“Just barely past their adolescence, most would never again darken the door of their childhood home and accepted this reality of the new life ahead,” he said.
“For those leaving the various British Isles, it was not uncommon the “reminder” would be in a floral form.
“There is, in our front yard, such a plant,” he said. It is a plant highly prized by his family.
Whaley said his “mother knew her family history very well. She cherished and guarded an heirloom rose that was passed down mother to daughter since being brought ‘from the old country’ — many generations earlier by a young girl. Wrapped in a handkerchief, it was carried about the ship in her hands to always be kept protected”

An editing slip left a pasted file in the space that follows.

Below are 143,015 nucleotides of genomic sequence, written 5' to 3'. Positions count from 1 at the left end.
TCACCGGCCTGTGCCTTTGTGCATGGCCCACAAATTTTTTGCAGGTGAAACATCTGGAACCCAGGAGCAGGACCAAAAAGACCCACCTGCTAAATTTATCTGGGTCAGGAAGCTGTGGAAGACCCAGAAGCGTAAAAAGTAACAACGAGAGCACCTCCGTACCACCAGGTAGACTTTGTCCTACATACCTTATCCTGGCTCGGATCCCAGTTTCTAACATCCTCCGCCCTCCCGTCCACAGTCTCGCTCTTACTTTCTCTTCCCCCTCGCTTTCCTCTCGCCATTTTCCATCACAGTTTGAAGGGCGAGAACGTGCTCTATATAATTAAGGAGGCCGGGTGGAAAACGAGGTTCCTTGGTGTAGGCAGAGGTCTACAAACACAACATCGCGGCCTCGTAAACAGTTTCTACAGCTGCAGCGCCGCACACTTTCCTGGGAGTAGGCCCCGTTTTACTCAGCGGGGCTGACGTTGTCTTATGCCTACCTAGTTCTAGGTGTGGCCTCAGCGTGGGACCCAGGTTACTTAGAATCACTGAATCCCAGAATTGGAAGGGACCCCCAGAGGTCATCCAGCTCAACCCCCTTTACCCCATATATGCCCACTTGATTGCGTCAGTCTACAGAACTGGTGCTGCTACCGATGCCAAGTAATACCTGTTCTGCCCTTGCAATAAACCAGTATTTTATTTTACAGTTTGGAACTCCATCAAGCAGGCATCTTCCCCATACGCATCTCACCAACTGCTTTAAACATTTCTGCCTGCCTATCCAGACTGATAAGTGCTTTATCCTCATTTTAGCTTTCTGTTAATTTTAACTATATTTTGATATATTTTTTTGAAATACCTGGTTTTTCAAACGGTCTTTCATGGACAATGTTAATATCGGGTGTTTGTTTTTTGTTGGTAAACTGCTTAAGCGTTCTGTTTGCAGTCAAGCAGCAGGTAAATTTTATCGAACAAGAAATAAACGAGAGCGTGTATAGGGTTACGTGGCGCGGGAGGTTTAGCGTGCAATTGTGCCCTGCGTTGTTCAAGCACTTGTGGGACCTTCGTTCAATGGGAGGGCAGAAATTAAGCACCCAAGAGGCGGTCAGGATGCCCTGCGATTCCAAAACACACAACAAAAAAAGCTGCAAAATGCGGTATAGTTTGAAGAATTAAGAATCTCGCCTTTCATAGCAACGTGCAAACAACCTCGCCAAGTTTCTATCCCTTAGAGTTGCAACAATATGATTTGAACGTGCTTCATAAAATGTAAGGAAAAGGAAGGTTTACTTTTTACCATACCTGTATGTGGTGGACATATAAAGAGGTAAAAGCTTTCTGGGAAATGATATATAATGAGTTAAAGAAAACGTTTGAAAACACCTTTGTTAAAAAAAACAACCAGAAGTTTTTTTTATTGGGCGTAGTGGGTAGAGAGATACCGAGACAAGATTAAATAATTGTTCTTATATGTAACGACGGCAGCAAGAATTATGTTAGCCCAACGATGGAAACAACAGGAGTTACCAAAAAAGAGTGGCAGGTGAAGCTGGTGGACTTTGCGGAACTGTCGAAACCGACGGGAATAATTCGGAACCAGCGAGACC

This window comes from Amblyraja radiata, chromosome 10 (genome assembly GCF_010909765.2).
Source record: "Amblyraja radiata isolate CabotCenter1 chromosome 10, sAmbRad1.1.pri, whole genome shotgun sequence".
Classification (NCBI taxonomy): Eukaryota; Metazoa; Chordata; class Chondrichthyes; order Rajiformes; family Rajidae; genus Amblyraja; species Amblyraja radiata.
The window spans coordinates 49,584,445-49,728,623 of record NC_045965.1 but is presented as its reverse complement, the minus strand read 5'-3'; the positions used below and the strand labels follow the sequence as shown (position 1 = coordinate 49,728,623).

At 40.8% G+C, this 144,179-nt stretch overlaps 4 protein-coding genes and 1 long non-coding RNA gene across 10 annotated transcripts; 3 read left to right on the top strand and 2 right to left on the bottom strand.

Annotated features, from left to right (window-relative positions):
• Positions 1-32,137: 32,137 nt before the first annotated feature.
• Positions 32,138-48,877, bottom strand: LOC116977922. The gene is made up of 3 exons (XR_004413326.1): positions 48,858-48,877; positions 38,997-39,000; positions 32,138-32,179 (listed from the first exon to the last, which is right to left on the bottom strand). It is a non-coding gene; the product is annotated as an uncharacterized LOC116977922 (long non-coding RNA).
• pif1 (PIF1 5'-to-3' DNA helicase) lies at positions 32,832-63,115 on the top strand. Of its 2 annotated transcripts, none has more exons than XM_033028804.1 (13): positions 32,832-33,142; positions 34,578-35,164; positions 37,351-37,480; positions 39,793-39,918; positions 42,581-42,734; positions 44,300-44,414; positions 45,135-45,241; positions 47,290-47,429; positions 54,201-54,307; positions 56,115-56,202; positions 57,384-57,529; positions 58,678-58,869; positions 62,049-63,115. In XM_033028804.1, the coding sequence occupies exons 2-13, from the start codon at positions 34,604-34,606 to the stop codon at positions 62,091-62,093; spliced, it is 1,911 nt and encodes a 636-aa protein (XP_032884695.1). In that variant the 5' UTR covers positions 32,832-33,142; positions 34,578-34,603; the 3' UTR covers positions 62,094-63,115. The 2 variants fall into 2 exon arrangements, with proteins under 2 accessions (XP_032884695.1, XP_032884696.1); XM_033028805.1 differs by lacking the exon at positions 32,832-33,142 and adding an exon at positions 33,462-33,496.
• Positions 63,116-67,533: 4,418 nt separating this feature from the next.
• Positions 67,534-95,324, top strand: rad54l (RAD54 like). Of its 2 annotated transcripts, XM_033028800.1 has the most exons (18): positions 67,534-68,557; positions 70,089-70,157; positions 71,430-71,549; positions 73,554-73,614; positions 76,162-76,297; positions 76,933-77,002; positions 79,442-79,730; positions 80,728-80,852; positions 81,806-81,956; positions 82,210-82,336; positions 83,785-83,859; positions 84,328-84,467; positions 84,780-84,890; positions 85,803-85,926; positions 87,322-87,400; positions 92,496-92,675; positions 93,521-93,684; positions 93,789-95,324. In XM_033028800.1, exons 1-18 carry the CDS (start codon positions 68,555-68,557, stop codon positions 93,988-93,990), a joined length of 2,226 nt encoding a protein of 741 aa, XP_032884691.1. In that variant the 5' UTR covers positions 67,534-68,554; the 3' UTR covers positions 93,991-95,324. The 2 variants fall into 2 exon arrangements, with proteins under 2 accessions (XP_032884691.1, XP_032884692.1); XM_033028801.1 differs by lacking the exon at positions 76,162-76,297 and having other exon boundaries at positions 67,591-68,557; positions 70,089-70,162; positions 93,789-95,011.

He gave his genealogical line from mother, as Hazel Pauline Lindsey Whaley (1917-1992); Margaret Emline Boring Lindsey (1891-1959); Texanna Sandra Randa Rillis Cavern/ Calvern/Cavin Boring (1870-1938); Sarah Elizabeth Murphy Cavern/Calvern/Cavin (1843-1924); Mary Ann “Polly” Smith Murphy (1811-1894); Margaret McCutcheon Smith (1766 -1848); andElizabeth Fulton McCutcheon (circa 1732-1815) born in Ireland daughter of Sarah Campbell Fulton and James (Hugh) Campbell
Whaley said the chain was broken at his mother, since he had no sister. His mother had two boys.
Whaley said the rose only took a little detour, because he hast two daughters.
“Through the years I’ve been a good steward for the rose, moving my plant each time we relocated. It’s a red velvet – not an exact name but a general horticultural description of color and petal texture.
“Based on family names and chronology, it’s a 300-year-old Irish rose, still blooming faithfully every Mother’s Day,” he said.